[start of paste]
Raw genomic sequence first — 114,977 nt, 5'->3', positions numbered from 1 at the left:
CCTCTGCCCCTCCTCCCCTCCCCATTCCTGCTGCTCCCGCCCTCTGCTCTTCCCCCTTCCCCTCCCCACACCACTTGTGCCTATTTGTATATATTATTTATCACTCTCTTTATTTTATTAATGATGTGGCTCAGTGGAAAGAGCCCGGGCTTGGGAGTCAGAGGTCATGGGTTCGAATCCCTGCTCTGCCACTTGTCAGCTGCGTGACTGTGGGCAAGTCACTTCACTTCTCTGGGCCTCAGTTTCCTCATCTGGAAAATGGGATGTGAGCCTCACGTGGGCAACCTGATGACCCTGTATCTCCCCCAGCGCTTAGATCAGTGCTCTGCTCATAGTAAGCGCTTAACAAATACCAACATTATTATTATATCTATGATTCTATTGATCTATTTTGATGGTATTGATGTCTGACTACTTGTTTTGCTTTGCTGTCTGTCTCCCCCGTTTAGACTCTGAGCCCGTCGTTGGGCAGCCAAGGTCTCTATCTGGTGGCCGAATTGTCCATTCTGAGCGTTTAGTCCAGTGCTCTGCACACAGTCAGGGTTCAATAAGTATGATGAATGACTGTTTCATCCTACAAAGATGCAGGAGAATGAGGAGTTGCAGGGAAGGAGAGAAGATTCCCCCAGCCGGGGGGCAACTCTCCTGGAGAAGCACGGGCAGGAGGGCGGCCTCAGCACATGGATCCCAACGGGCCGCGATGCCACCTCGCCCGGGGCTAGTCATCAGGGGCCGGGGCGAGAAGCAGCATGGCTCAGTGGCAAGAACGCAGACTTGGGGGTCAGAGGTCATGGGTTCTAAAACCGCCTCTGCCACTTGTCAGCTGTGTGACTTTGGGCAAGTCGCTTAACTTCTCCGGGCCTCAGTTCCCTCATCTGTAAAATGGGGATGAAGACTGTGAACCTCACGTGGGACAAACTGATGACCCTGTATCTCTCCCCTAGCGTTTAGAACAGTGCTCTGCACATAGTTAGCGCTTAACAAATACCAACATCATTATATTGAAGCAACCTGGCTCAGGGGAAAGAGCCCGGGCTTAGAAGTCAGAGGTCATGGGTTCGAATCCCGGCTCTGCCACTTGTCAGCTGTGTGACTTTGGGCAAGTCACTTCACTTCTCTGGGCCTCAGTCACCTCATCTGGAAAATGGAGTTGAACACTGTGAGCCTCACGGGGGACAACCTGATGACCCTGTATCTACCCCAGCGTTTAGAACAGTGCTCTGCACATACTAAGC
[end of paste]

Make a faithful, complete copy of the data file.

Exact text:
Raw genomic sequence first — 114,977 nt, 5'->3', positions numbered from 1 at the left:
CCTCTGCCCCTCCTCCCCTCCCCATTCCTGCTGCTCCCGCCCTCTGCTCTTCCCCCTTCCCCTCCCCACACCACTTGTGCCTATTTGTATATATTATTTATCACTCTCTTTATTTTATTAATGATGTGGCTCAGTGGAAAGAGCCCGGGCTTGGGAGTCAGAGGTCATGGGTTCGAATCCCTGCTCTGCCACTTGTCAGCTGCGTGACTGTGGGCAAGTCACTTCACTTCTCTGGGCCTCAGTTTCCTCATCTGGAAAATGGGATGTGAGCCTCACGTGGGCAACCTGATGACCCTGTATCTCCCCCAGCGCTTAGATCAGTGCTCTGCTCATAGTAAGCGCTTAACAAATACCAACATTATTATTATATCTATGATTCTATTGATCTATTTTGATGGTATTGATGTCTGACTACTTGTTTTGCTTTGCTGTCTGTCTCCCCCGTTTAGACTCTGAGCCCGTCGTTGGGCAGCCAAGGTCTCTATCTGGTGGCCGAATTGTCCATTCTGAGCGTTTAGTCCAGTGCTCTGCACACAGTCAGGGTTCAATAAGTATGATGAATGACTGTTTCATCCTACAAAGATGCAGGAGAATGAGGAGTTGCAGGGAAGGAGAGAAGATTCCCCCAGCCGGGGGGCAACTCTCCTGGAGAAGCACGGGCAGGAGGGCGGCCTCAGCACATGGATCCCAACGGGCCGCGATGCCACCTCGCCCGGGGCTAGTCATCAGGGGCCGGGGCGAGAAGCAGCATGGCTCAGTGGCAAGAACGCAGACTTGGGGGTCAGAGGTCATGGGTTCTAAAACCGCCTCTGCCACTTGTCAGCTGTGTGACTTTGGGCAAGTCGCTTAACTTCTCCGGGCCTCAGTTCCCTCATCTGTAAAATGGGGATGAAGACTGTGAACCTCACGTGGGACAAACTGATGACCCTGTATCTCTCCCCTAGCGTTTAGAACAGTGCTCTGCACATAGTTAGCGCTTAACAAATACCAACATCATTATATTGAAGCAACCTGGCTCAGGGGAAAGAGCCCGGGCTTAGAAGTCAGAGGTCATGGGTTCGAATCCCGGCTCTGCCACTTGTCAGCTGTGTGACTTTGGGCAAGTCACTTCACTTCTCTGGGCCTCAGTCACCTCATCTGGAAAATGGAGTTGAACACTGTGAGCCTCACGGGGGACAACCTGATGACCCTGTATCTACCCCAGCGTTTAGAACAGTGCTCTGCACATACTAAGC